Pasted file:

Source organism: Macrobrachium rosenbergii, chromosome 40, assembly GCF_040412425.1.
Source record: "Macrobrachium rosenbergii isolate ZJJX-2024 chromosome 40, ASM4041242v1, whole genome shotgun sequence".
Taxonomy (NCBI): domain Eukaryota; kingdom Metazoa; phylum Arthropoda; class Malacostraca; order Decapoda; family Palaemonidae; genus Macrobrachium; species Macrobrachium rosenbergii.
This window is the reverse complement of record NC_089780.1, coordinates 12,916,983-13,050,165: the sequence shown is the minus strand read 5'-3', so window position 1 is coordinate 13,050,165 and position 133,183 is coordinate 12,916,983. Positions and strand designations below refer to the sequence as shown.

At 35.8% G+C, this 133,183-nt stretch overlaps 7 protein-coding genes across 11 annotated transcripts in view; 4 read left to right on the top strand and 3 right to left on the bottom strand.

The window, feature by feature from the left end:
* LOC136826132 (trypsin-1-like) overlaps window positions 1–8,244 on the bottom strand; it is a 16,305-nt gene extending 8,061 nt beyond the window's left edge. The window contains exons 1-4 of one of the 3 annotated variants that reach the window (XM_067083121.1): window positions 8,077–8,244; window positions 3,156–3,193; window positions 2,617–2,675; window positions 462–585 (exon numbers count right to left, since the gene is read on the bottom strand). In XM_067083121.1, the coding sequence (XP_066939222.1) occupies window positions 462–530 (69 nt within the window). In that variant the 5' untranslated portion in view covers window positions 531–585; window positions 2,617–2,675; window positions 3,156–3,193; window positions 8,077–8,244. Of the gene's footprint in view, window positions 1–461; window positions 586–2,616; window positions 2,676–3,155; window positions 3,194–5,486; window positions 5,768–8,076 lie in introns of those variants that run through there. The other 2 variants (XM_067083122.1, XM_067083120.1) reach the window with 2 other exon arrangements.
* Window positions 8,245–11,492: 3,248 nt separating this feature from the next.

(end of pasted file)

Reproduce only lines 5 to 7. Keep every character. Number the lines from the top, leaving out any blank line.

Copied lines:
At 35.8% G+C, this 133,183-nt stretch overlaps 7 protein-coding genes across 11 annotated transcripts in view; 4 read left to right on the top strand and 3 right to left on the bottom strand.

The window, feature by feature from the left end:
* LOC136826132 (trypsin-1-like) overlaps window positions 1–8,244 on the bottom strand; it is a 16,305-nt gene extending 8,061 nt beyond the window's left edge. The window contains exons 1-4 of one of the 3 annotated variants that reach the window (XM_067083121.1): window positions 8,077–8,244; window positions 3,156–3,193; window positions 2,617–2,675; window positions 462–585 (exon numbers count right to left, since the gene is read on the bottom strand). In XM_067083121.1, the coding sequence (XP_066939222.1) occupies window positions 462–530 (69 nt within the window). In that variant the 5' untranslated portion in view covers window positions 531–585; window positions 2,617–2,675; window positions 3,156–3,193; window positions 8,077–8,244. Of the gene's footprint in view, window positions 1–461; window positions 586–2,616; window positions 2,676–3,155; window positions 3,194–5,486; window positions 5,768–8,076 lie in introns of those variants that run through there. The other 2 variants (XM_067083122.1, XM_067083120.1) reach the window with 2 other exon arrangements.